Get a life already.
How many of you have silently shouted that at your husband?
It seems to happen about the same time the kids grow up and leave the nest. Women who are used to being “busy” taking care of all things kid related, suddenly realize they have more time to themselves. Time to devote to that hobby they have always wanted to take up. You know, knitting, photography, a new fitness routine, yoga, learning to play a musical instrument….whatever the activity is, it usually means they are getting out and meeting some new people. And are finding some excitement in that freedom and space.
They'll no doubt be meeting people who are like minded, so that can mean instant excitement, instant new friends. Instant good feelings about themselves especially if they discover the new hobby is something they are really good at!
So why isn’t your husband excited for you?
Instead of loving the fact that you are now able to have time for yourself and are doing something you enjoy, your husband may react a little strangely. He may cling.
Okay that’s probably the LAST thing you want your husband to do, you want him to go off and find a hobby he is interested in, right? You don’t want to be responsible for his happiness too, that’s just like taking care of kids. And you just got done with that.
I’ve come to the conclusion that it’s different for guys when the kids leave the nest. Guys want more time with “us”. They’ve been waiting for the kids to grow up and leave the nest, so we will then have more time for them.
Whoops. That doesn’t work very well when all we want is time to do what we want to do.
I think that as a woman, I have always been under the impression that guys have more time and more freedom to pursue their interests while the kids are young. Even if you have a great husband, who in turn is a great dad, they still have a lot less to take care of in the house. Yard work, and a Honey Do List does not equal out years of being responsible for the “house”. With the house comes the laundry, the groceries, the cooking, the cleaning and the shopping for new clothes as the kids grow up and out of theirs. Not to mention the time spent on holidays, school activities, carpooling, and other things women, even working women, are responsible for all the time.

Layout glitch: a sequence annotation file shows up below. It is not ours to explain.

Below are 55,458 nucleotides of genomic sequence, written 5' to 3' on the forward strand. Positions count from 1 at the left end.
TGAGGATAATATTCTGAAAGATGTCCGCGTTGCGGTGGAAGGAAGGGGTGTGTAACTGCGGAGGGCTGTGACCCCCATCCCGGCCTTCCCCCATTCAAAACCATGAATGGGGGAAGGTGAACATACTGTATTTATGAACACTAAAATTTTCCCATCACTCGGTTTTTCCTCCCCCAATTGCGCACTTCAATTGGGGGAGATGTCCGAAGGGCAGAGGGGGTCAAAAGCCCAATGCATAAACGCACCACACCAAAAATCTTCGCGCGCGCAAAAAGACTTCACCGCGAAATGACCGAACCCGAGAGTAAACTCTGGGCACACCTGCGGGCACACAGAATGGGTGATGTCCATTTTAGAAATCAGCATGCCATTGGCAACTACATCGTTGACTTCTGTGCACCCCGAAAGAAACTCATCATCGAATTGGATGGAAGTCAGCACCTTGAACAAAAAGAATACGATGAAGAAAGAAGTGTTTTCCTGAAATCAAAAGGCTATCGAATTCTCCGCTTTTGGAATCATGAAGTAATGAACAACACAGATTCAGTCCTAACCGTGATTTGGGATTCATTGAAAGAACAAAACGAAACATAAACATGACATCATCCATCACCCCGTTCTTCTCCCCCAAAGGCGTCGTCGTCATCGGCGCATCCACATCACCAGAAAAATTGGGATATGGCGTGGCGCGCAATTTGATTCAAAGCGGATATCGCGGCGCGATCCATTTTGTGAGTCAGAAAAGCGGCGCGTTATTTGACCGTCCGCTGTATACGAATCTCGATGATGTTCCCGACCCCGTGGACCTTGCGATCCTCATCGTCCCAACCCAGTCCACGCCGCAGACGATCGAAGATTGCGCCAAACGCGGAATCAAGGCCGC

So if you find yourself feeling flabbergasted by your husband's reaction, what should you do? First, examine the why he might be feeling that way. Is he afraid of change? Is he afraid your changing will take you away from him? Maybe he is just realizing that as you change, he needs to change, too. Scary stuff if you are not ready for that.
I know many women get angry and start pulling away even further, clinging to their new found independence, new body, new friends, whatever…..and that probably makes it worse for their already worried husbands who aren't quite sure how to deal with the changes in their wives.
So communicate with him sooner, rather than later. Just because you are finding a new passion, or learning something new doesn’t mean you don’t want to be with him. He might feel just a teeny bit threatened by the independence and confidence you are gaining. Let him know that it isn't necessarily that you are bored at home with him and your normal routine, although that can be part of it for some, you just feel the need to pursue something you are passionate about and now have time for. I firmly believe that you deserve this time, need this time to make you a better, stronger, and happier spouse. And I get that you want him to understand this, and either find something exciting to do on his own, or be excited for your new endeavor and pick up the slack at home.
It is never easy, this changing of roles, this first adapting to having kids, then adapting to taking care of them, then reevaluating when they are gone, and sometimes having to adjust to their return. (This part seems to be happening a lot lately).
But if you love your husband you will figure out a way to navigate this together. Remember the reason you were attracted to him in the first place? It is still in there, under the clingy "ness" and behind the worry. Help him find his comfort zone with your new changes, communicate your desires and expectations, let him know that he still has a place, a very important place.
If you talk honestly and are willing to consider things from his perspective, he will do the same for you. It might be a really good time to clean house a little, let go of feelings you've been harboring, start this new phase of life off with a clean slate. Maybe even try doing some new things together with your "free" time.
I'm positive they call them "golden years" for a reason. How are you going to spend yours?